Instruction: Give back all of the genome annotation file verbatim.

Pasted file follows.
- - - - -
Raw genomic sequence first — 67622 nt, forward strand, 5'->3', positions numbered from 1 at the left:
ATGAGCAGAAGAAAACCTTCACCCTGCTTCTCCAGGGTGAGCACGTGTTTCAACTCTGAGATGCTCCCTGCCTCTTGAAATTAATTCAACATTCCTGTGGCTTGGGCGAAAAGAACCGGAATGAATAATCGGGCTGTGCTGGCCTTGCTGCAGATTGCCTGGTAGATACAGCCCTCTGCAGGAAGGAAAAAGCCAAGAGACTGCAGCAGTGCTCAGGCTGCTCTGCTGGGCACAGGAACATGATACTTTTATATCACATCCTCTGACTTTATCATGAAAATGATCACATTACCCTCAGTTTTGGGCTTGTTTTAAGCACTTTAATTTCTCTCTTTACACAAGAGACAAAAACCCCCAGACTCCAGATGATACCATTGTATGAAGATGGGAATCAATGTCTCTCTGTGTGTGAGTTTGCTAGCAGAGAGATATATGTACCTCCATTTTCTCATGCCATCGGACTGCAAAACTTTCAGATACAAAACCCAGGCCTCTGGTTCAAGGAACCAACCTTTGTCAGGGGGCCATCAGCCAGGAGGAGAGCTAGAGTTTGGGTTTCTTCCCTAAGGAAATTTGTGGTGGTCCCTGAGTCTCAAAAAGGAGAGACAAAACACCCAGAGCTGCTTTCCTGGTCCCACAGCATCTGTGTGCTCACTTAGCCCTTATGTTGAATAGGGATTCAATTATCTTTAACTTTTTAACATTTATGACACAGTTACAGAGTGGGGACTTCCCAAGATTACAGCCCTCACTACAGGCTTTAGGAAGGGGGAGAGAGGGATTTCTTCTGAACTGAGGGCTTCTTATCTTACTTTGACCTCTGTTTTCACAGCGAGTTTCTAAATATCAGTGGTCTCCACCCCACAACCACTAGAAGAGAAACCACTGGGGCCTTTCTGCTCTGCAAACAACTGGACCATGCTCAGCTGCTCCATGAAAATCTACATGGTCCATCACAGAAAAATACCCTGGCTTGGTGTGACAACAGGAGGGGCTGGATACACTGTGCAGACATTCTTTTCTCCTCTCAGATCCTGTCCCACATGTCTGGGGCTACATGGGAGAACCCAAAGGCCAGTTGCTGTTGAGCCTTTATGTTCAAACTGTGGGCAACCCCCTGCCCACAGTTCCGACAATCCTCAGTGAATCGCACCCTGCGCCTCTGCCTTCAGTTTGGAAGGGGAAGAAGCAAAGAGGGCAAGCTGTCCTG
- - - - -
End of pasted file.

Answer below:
Raw genomic sequence first — 67622 nt, forward strand, 5'->3', positions numbered from 1 at the left:
ATGAGCAGAAGAAAACCTTCACCCTGCTTCTCCAGGGTGAGCACGTGTTTCAACTCTGAGATGCTCCCTGCCTCTTGAAATTAATTCAACATTCCTGTGGCTTGGGCGAAAAGAACCGGAATGAATAATCGGGCTGTGCTGGCCTTGCTGCAGATTGCCTGGTAGATACAGCCCTCTGCAGGAAGGAAAAAGCCAAGAGACTGCAGCAGTGCTCAGGCTGCTCTGCTGGGCACAGGAACATGATACTTTTATATCACATCCTCTGACTTTATCATGAAAATGATCACATTACCCTCAGTTTTGGGCTTGTTTTAAGCACTTTAATTTCTCTCTTTACACAAGAGACAAAAACCCCCAGACTCCAGATGATACCATTGTATGAAGATGGGAATCAATGTCTCTCTGTGTGTGAGTTTGCTAGCAGAGAGATATATGTACCTCCATTTTCTCATGCCATCGGACTGCAAAACTTTCAGATACAAAACCCAGGCCTCTGGTTCAAGGAACCAACCTTTGTCAGGGGGCCATCAGCCAGGAGGAGAGCTAGAGTTTGGGTTTCTTCCCTAAGGAAATTTGTGGTGGTCCCTGAGTCTCAAAAAGGAGAGACAAAACACCCAGAGCTGCTTTCCTGGTCCCACAGCATCTGTGTGCTCACTTAGCCCTTATGTTGAATAGGGATTCAATTATCTTTAACTTTTTAACATTTATGACACAGTTACAGAGTGGGGACTTCCCAAGATTACAGCCCTCACTACAGGCTTTAGGAAGGGGGAGAGAGGGATTTCTTCTGAACTGAGGGCTTCTTATCTTACTTTGACCTCTGTTTTCACAGCGAGTTTCTAAATATCAGTGGTCTCCACCCCACAACCACTAGAAGAGAAACCACTGGGGCCTTTCTGCTCTGCAAACAACTGGACCATGCTCAGCTGCTCCATGAAAATCTACATGGTCCATCACAGAAAAATACCCTGGCTTGGTGTGACAACAGGAGGGGCTGGATACACTGTGCAGACATTCTTTTCTCCTCTCAGATCCTGTCCCACATGTCTGGGGCTACATGGGAGAACCCAAAGGCCAGTTGCTGTTGAGCCTTTATGTTCAAACTGTGGGCAACCCCCTGCCCACAGTTCCGACAATCCTCAGTGAATCGCACCCTGCGCCTCTGCCTTCAGTTTGGAAGGGGAAGAAGCAAAGAGGGCAAGCTGTCCTG